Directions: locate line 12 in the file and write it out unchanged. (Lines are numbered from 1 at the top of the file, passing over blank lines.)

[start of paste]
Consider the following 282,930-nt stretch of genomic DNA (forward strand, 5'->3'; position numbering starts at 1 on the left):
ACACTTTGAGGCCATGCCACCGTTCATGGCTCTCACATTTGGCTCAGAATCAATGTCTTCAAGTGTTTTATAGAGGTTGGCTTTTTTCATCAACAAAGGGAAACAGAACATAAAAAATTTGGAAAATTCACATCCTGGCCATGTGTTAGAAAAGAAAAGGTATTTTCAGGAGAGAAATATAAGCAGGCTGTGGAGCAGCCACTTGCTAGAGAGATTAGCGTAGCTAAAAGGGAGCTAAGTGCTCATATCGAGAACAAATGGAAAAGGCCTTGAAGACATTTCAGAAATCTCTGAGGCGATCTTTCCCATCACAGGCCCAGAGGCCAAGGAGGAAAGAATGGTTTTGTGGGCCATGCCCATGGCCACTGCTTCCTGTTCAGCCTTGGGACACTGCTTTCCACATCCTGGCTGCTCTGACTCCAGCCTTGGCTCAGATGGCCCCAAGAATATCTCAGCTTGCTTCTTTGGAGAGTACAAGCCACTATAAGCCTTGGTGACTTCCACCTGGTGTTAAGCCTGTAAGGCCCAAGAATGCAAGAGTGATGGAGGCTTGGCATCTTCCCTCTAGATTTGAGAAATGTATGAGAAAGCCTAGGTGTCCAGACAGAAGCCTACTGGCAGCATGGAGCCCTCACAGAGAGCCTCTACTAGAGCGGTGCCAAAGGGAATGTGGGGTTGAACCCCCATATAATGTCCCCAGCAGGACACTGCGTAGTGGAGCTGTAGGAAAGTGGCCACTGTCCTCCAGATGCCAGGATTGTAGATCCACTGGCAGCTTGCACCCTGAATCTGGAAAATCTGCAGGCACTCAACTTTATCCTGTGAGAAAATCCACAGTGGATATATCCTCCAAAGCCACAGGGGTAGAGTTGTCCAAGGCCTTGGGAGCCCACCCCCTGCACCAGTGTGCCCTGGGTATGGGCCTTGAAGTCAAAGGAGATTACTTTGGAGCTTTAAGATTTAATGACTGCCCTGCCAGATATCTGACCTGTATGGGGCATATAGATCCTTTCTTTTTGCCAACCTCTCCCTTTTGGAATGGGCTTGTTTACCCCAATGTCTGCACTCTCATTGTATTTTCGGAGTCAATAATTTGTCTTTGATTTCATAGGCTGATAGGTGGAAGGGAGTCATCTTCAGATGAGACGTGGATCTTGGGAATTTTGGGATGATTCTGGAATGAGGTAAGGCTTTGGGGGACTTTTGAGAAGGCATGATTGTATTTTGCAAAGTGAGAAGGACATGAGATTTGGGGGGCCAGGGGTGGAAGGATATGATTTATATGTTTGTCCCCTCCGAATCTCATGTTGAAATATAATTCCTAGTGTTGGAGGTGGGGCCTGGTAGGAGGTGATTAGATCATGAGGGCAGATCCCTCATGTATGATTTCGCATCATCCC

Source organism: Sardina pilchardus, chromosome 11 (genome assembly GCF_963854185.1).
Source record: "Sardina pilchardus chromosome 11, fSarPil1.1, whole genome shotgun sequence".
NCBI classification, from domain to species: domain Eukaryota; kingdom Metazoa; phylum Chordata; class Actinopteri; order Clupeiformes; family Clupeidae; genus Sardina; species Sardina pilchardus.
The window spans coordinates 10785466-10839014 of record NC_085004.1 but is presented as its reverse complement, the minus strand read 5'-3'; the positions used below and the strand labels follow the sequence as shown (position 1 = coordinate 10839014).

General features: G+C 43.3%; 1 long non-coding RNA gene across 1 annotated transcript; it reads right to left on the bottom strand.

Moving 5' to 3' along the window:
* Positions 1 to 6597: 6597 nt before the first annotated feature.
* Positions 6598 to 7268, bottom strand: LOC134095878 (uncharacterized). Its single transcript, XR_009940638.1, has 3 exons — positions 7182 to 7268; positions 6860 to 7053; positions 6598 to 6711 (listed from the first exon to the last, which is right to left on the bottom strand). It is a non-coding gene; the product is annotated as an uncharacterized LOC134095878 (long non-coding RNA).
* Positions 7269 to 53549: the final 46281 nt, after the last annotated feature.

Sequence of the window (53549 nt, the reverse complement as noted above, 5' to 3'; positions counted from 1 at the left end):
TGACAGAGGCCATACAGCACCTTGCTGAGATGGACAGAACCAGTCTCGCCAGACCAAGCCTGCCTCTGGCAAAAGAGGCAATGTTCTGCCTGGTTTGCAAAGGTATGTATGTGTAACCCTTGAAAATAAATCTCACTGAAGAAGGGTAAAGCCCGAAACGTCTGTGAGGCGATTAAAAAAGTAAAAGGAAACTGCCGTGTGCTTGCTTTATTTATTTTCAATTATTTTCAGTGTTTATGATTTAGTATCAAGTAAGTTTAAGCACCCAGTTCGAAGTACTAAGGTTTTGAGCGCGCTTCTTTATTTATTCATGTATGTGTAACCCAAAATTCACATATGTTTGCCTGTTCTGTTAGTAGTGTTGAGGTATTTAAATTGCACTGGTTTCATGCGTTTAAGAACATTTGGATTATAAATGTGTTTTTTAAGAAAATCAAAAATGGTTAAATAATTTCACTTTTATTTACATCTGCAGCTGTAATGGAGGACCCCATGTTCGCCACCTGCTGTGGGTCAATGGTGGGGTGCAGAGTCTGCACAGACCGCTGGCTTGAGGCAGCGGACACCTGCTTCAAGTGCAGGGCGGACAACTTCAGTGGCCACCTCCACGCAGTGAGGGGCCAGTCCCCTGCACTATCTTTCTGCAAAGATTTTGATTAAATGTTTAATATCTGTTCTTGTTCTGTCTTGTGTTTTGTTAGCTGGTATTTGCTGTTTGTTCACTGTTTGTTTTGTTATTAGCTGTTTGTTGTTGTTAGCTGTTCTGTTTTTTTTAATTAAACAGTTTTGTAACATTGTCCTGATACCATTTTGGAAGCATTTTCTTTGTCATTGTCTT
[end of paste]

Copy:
Sequence of the window (53549 nt, the reverse complement as noted above, 5' to 3'; positions counted from 1 at the left end):